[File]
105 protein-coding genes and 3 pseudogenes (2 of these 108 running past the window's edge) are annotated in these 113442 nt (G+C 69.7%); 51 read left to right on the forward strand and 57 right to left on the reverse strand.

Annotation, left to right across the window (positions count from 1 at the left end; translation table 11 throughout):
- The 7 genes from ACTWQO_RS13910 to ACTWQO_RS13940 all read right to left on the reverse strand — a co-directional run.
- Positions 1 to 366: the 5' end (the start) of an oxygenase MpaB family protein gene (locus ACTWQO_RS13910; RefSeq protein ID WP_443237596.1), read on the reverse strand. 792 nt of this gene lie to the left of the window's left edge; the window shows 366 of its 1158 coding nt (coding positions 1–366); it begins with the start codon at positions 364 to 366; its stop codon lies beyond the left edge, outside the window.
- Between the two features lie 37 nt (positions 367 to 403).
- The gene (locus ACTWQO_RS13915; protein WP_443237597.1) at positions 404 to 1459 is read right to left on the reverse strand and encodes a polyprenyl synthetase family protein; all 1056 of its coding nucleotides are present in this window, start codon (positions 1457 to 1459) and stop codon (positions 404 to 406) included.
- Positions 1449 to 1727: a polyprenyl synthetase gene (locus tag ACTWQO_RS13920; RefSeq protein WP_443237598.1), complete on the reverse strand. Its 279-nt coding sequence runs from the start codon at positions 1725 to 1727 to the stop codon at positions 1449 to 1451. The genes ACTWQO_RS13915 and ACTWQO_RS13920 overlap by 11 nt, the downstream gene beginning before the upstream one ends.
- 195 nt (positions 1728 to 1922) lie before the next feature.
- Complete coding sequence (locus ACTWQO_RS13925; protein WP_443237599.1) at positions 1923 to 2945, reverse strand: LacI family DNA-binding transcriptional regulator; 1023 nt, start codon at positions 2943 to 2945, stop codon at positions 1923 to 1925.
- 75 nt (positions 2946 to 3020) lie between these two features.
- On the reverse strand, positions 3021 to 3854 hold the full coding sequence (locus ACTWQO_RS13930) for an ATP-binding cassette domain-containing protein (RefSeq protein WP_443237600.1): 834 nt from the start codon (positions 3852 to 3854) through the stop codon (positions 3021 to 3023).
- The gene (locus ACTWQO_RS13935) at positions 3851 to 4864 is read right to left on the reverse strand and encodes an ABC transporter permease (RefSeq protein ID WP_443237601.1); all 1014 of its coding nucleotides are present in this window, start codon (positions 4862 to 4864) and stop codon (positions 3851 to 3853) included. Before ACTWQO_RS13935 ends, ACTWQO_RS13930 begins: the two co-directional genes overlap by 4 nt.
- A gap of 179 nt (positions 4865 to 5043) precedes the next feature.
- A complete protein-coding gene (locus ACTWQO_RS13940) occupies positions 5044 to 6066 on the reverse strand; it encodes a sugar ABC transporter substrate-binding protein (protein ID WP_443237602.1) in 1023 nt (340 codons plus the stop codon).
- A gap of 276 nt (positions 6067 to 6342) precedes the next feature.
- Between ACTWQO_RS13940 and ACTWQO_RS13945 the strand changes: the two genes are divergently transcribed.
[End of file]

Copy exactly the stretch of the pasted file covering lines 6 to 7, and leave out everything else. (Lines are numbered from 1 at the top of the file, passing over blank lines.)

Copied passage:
- The gene (locus ACTWQO_RS13915; protein WP_443237597.1) at positions 404 to 1459 is read right to left on the reverse strand and encodes a polyprenyl synthetase family protein; all 1056 of its coding nucleotides are present in this window, start codon (positions 1457 to 1459) and stop codon (positions 404 to 406) included.
- Positions 1449 to 1727: a polyprenyl synthetase gene (locus tag ACTWQO_RS13920; RefSeq protein WP_443237598.1), complete on the reverse strand. Its 279-nt coding sequence runs from the start codon at positions 1725 to 1727 to the stop codon at positions 1449 to 1451. The genes ACTWQO_RS13915 and ACTWQO_RS13920 overlap by 11 nt, the downstream gene beginning before the upstream one ends.